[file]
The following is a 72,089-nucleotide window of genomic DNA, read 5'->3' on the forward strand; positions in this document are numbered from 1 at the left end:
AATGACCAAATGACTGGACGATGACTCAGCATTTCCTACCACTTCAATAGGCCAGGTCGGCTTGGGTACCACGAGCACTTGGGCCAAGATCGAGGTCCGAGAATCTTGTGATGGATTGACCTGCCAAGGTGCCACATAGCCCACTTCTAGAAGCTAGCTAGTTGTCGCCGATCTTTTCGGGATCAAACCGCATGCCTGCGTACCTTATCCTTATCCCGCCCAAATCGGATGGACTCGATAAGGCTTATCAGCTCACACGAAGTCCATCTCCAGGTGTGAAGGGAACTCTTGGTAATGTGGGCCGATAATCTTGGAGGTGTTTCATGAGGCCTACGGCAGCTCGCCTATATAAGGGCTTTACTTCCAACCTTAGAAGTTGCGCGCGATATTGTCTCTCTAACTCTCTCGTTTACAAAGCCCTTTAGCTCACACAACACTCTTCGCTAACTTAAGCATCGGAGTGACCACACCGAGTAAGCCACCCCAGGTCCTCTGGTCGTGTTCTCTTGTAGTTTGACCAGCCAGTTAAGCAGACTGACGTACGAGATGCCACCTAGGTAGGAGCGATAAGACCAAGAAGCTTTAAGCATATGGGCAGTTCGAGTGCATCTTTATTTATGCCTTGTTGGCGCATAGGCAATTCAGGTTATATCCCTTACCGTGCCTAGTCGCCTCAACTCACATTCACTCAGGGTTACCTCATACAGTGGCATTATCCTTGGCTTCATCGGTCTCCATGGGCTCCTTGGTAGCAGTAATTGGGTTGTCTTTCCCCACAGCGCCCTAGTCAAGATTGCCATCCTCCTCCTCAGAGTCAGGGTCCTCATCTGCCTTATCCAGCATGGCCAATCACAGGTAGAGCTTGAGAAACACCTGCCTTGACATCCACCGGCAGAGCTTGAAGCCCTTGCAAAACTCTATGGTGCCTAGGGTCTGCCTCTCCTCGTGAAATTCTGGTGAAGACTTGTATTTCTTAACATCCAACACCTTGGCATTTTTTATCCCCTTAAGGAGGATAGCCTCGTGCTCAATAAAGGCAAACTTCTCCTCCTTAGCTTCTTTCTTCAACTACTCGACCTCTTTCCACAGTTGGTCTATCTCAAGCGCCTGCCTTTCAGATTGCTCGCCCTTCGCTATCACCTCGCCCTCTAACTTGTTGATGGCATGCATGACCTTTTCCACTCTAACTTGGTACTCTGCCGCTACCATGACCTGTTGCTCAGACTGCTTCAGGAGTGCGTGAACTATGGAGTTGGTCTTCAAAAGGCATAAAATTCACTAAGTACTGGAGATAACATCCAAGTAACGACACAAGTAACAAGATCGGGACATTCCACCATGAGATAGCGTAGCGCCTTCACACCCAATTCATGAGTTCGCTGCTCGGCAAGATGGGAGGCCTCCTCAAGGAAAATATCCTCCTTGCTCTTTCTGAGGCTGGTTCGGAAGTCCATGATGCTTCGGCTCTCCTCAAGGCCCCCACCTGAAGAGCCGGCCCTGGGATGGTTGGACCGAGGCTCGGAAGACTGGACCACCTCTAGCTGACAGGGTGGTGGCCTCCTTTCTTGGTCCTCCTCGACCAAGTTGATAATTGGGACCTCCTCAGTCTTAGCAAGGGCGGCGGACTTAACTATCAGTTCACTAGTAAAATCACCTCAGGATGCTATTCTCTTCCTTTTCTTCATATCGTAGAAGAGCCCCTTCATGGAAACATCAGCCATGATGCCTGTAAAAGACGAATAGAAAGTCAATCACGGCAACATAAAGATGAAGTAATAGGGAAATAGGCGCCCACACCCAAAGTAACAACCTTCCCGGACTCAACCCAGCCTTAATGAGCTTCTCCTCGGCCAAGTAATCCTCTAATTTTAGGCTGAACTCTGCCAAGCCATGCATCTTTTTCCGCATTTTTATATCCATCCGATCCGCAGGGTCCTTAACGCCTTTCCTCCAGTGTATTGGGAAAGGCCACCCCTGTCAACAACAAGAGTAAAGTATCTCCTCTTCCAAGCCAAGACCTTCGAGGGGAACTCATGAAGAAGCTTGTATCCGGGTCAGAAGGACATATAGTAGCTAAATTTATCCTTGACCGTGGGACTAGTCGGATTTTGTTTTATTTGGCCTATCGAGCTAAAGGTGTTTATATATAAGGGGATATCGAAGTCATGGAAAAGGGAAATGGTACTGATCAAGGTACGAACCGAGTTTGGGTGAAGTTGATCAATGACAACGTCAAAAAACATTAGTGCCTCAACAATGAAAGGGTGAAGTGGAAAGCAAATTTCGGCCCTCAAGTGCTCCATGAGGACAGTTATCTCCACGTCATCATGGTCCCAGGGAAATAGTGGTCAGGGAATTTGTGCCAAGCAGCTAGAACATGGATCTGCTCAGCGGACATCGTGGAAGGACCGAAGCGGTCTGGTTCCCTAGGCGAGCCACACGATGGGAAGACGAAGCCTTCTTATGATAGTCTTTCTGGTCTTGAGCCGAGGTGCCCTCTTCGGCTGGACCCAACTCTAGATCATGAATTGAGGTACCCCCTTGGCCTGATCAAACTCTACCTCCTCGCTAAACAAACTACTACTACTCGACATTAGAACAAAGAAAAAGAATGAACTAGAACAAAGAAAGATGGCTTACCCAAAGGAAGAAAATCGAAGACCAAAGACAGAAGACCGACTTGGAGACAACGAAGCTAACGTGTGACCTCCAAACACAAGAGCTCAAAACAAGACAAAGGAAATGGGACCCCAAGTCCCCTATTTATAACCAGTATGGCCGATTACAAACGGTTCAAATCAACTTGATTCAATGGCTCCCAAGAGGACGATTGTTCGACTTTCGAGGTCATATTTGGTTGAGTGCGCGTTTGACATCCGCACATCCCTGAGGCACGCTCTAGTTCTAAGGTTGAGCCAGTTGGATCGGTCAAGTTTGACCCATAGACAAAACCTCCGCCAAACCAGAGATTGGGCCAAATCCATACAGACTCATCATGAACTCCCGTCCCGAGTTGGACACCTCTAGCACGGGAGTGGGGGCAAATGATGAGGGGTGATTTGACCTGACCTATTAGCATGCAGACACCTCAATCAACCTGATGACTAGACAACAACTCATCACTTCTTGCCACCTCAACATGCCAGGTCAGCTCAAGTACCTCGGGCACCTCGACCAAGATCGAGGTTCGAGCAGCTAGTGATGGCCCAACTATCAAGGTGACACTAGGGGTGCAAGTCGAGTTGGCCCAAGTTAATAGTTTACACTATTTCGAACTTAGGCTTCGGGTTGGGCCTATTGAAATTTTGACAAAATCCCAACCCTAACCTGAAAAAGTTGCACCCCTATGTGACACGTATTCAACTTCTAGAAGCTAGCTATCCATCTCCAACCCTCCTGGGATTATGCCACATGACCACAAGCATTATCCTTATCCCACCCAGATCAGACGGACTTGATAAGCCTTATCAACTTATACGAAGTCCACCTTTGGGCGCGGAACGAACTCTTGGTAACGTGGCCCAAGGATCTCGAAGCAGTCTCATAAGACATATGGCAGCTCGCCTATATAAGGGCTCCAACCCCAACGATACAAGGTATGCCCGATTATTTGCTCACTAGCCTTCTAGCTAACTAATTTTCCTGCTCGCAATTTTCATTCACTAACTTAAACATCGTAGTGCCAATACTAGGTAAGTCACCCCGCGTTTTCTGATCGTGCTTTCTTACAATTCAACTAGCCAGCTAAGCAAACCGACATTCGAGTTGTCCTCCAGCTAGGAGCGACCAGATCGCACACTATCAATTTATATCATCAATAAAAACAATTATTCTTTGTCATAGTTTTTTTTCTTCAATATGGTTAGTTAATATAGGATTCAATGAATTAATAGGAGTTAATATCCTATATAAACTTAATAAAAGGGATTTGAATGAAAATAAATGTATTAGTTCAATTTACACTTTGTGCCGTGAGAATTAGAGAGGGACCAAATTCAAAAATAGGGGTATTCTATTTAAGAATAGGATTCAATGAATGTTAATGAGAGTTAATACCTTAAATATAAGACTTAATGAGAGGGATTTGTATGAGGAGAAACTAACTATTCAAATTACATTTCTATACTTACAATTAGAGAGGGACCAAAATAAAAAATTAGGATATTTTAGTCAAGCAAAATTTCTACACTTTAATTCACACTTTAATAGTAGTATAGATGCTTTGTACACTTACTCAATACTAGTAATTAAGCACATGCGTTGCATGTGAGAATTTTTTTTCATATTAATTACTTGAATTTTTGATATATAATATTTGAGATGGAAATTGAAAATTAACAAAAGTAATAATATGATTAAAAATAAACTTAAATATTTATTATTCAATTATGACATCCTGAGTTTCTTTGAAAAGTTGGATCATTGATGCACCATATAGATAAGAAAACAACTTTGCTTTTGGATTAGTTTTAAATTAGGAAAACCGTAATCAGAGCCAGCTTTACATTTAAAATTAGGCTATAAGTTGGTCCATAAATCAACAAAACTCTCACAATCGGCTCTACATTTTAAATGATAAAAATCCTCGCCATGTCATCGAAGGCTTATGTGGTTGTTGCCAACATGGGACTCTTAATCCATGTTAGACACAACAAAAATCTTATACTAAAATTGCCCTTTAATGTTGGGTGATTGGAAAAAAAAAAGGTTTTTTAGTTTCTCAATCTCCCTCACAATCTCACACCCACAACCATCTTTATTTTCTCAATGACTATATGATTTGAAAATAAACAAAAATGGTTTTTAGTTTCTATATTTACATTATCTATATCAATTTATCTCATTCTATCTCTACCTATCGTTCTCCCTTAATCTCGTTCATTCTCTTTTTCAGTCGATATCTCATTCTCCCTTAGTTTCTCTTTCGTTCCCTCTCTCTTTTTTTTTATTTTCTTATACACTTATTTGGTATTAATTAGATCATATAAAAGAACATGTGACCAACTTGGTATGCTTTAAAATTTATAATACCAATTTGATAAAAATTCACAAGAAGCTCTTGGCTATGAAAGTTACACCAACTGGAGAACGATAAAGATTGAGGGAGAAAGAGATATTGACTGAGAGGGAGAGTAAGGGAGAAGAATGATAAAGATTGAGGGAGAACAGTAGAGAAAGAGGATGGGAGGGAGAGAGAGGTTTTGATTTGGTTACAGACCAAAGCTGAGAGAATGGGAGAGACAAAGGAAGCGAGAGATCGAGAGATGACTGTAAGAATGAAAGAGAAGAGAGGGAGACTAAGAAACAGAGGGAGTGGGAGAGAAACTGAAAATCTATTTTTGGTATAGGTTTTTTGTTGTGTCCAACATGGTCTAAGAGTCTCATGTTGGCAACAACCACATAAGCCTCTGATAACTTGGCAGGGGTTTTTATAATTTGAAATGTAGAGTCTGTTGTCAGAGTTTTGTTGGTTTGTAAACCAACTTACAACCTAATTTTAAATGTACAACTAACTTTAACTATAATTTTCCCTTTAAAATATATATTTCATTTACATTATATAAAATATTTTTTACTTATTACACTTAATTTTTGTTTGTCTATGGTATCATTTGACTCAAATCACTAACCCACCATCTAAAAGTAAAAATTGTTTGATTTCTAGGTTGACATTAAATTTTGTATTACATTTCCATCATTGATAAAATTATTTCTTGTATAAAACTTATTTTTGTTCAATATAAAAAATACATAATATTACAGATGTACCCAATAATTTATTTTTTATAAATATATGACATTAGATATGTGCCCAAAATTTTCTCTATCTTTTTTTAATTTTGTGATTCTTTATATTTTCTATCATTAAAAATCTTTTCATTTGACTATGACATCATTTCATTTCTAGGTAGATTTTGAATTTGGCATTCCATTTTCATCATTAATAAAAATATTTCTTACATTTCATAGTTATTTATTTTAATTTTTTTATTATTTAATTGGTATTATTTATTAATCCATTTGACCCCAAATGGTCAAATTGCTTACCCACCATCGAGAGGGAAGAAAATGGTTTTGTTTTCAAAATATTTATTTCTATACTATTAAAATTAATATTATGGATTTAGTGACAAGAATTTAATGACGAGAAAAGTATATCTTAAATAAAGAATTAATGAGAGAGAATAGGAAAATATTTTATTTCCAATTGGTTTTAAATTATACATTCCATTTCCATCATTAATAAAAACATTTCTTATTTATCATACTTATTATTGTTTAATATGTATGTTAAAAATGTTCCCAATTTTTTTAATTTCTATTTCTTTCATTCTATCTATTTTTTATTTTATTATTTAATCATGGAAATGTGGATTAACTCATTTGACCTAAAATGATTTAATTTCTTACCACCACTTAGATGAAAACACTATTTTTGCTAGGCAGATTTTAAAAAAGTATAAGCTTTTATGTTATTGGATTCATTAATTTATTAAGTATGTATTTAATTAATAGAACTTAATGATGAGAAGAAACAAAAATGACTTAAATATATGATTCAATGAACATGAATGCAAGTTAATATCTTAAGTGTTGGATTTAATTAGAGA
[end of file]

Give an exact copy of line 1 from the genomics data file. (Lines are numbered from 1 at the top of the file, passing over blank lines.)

The following is a 72,089-nucleotide window of genomic DNA, read 5'->3' on the forward strand; positions in this document are numbered from 1 at the left end: